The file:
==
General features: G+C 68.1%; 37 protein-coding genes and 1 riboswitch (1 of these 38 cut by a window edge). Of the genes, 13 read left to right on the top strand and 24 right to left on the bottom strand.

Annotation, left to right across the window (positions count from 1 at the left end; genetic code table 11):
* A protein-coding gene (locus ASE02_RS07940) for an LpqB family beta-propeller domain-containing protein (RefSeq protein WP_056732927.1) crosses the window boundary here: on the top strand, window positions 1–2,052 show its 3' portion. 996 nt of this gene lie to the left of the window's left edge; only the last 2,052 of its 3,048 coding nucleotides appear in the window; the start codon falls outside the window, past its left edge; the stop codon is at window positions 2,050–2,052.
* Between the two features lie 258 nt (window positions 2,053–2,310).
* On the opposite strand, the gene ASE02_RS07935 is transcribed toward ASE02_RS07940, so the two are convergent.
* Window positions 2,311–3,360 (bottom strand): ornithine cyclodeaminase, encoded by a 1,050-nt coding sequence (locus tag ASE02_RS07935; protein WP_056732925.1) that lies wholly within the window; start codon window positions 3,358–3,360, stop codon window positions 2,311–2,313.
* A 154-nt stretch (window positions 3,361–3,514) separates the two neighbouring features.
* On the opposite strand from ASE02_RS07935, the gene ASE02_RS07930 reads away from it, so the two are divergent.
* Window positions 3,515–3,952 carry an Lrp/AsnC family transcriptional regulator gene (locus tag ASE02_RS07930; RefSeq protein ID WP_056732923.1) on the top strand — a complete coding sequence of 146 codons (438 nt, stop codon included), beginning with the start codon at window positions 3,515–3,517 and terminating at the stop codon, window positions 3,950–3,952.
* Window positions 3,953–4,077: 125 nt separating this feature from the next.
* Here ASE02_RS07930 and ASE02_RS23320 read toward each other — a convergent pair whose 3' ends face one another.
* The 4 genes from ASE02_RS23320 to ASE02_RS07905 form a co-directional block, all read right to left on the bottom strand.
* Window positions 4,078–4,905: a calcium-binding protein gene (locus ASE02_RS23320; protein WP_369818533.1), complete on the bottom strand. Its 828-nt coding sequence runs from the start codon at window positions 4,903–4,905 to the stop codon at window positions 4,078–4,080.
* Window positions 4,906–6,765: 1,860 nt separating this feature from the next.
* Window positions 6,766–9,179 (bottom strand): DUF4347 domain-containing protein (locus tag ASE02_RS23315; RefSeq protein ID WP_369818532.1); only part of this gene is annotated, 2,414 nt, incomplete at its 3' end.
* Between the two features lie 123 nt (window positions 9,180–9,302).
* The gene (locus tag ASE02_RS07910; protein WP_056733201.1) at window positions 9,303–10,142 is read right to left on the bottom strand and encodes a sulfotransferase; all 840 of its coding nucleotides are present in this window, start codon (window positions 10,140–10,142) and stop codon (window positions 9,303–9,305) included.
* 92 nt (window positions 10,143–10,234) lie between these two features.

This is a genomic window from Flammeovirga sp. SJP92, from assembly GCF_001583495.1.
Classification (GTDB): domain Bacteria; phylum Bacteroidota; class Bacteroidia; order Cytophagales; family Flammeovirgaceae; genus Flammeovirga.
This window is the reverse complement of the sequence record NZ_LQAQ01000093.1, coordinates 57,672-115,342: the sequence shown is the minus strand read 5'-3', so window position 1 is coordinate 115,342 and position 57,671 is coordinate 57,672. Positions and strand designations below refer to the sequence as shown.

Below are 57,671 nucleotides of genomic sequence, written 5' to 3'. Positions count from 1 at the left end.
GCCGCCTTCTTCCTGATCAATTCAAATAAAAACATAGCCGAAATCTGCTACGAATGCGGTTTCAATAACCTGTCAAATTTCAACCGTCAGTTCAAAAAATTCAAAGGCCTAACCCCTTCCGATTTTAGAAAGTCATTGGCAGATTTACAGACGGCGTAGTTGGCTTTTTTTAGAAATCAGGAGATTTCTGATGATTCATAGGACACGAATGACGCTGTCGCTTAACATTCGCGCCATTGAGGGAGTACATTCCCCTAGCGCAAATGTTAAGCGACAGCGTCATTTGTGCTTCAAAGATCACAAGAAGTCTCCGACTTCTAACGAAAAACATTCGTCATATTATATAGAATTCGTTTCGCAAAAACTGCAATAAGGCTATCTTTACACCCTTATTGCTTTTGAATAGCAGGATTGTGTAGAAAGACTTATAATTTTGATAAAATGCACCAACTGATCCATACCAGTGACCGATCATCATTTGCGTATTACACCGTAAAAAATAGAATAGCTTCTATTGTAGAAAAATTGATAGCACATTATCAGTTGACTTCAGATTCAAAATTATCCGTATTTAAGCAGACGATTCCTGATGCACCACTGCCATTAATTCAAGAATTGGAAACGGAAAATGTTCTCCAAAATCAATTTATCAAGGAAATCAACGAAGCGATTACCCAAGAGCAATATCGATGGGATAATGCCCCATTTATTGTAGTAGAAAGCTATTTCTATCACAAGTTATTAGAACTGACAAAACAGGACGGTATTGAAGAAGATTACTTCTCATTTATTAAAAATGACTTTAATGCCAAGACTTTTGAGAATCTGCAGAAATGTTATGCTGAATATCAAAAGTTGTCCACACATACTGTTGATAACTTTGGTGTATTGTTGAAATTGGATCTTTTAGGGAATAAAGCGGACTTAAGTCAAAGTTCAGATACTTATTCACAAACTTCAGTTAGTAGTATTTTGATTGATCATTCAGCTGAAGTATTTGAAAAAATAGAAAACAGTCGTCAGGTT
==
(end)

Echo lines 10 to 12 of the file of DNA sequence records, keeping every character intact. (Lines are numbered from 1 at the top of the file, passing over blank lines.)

* Window positions 3,953–4,077: 125 nt separating this feature from the next.
* Here ASE02_RS07930 and ASE02_RS23320 read toward each other — a convergent pair whose 3' ends face one another.
* The 4 genes from ASE02_RS23320 to ASE02_RS07905 form a co-directional block, all read right to left on the bottom strand.